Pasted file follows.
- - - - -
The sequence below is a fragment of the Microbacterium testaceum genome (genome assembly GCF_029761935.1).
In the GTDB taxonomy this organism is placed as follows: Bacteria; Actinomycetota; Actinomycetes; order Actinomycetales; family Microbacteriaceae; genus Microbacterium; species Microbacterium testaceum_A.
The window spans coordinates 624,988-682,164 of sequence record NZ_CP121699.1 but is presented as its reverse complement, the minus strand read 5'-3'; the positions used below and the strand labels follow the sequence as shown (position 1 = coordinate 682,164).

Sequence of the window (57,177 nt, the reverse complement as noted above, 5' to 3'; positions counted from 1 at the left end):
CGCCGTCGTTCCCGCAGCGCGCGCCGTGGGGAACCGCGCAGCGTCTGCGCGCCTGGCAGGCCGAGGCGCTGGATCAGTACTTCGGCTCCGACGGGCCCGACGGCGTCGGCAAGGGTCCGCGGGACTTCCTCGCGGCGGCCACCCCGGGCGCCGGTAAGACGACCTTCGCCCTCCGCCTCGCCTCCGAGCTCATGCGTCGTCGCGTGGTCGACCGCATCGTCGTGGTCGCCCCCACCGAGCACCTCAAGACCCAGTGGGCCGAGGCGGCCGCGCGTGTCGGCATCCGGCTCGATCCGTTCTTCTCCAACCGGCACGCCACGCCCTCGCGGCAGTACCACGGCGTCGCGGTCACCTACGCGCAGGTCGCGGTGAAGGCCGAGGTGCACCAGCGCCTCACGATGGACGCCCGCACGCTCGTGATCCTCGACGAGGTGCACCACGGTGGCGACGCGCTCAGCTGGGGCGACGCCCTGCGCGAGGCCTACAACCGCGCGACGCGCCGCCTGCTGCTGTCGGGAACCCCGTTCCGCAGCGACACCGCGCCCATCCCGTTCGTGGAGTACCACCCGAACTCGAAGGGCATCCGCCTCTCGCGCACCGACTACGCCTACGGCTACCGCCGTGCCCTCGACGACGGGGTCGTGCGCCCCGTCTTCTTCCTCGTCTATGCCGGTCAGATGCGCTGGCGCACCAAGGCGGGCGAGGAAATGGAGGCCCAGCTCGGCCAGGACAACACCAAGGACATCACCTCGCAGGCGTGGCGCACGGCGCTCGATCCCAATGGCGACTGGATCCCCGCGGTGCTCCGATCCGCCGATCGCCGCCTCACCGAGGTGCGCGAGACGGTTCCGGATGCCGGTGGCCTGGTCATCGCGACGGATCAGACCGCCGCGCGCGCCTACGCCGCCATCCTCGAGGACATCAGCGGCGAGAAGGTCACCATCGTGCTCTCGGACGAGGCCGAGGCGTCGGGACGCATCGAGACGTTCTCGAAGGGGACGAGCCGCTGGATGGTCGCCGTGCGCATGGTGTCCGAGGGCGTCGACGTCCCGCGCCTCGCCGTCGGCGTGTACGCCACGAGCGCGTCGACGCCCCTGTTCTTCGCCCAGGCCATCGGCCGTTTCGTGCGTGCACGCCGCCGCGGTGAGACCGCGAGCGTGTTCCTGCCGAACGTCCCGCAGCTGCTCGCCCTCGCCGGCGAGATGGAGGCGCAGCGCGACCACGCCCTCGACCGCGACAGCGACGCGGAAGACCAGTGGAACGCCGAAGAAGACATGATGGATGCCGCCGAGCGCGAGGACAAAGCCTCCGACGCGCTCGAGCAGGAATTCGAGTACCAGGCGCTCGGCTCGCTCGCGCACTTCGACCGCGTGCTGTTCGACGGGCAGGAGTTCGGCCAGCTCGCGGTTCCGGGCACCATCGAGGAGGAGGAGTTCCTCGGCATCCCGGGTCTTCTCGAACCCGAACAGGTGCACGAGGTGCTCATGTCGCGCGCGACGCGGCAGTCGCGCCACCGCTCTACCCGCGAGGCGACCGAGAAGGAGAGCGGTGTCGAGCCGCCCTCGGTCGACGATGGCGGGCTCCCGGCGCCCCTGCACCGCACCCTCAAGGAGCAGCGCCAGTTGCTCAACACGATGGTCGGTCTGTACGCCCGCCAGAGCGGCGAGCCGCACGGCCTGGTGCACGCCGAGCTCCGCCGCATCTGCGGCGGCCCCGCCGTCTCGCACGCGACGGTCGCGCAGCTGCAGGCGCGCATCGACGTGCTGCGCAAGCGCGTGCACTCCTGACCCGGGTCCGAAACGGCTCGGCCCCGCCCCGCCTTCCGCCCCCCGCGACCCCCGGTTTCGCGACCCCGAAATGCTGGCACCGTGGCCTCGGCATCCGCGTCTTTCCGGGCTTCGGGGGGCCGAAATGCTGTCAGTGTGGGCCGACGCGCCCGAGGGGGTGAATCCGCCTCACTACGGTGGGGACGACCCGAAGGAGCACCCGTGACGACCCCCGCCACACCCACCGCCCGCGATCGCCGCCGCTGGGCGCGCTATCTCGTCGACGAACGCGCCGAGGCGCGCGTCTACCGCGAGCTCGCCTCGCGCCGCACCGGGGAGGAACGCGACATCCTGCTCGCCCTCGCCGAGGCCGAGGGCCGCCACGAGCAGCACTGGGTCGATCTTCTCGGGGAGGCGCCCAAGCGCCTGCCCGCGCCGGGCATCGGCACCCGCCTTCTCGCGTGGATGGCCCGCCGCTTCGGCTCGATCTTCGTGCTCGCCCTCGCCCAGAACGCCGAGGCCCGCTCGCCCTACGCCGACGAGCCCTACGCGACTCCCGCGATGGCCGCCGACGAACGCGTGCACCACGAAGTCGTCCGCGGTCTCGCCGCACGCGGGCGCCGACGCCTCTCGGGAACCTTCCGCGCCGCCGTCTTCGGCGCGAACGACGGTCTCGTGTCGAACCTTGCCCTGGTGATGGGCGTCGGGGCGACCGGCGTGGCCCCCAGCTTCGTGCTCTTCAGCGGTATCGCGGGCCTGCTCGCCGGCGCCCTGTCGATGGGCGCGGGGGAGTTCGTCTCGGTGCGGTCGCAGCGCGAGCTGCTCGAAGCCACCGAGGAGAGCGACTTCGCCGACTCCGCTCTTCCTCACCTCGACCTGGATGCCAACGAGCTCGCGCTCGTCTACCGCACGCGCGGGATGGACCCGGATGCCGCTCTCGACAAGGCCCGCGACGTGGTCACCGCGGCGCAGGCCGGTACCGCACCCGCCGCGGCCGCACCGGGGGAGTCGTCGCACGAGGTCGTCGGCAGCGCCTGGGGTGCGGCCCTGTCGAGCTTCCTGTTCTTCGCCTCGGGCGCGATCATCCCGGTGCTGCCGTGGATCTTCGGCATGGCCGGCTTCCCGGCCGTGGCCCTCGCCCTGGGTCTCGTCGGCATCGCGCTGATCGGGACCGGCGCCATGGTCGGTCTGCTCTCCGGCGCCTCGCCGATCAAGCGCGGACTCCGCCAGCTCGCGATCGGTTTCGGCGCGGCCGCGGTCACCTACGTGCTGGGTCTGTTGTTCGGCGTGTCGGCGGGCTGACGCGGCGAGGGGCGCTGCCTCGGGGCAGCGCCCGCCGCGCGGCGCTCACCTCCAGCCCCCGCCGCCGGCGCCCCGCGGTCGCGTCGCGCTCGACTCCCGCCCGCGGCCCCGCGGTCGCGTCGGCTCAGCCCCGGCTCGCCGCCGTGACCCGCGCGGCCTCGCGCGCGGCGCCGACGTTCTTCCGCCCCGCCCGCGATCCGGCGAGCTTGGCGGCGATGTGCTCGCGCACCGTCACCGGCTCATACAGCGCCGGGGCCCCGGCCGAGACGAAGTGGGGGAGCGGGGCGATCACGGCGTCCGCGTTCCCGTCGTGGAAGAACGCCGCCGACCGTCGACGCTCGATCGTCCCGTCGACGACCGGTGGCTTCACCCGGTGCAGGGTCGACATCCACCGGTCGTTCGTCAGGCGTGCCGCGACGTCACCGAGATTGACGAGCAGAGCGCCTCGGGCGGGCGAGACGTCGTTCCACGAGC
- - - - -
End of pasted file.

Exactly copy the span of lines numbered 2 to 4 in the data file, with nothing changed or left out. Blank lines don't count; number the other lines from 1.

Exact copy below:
In the GTDB taxonomy this organism is placed as follows: Bacteria; Actinomycetota; Actinomycetes; order Actinomycetales; family Microbacteriaceae; genus Microbacterium; species Microbacterium testaceum_A.
The window spans coordinates 624,988-682,164 of sequence record NZ_CP121699.1 but is presented as its reverse complement, the minus strand read 5'-3'; the positions used below and the strand labels follow the sequence as shown (position 1 = coordinate 682,164).

Sequence of the window (57,177 nt, the reverse complement as noted above, 5' to 3'; positions counted from 1 at the left end):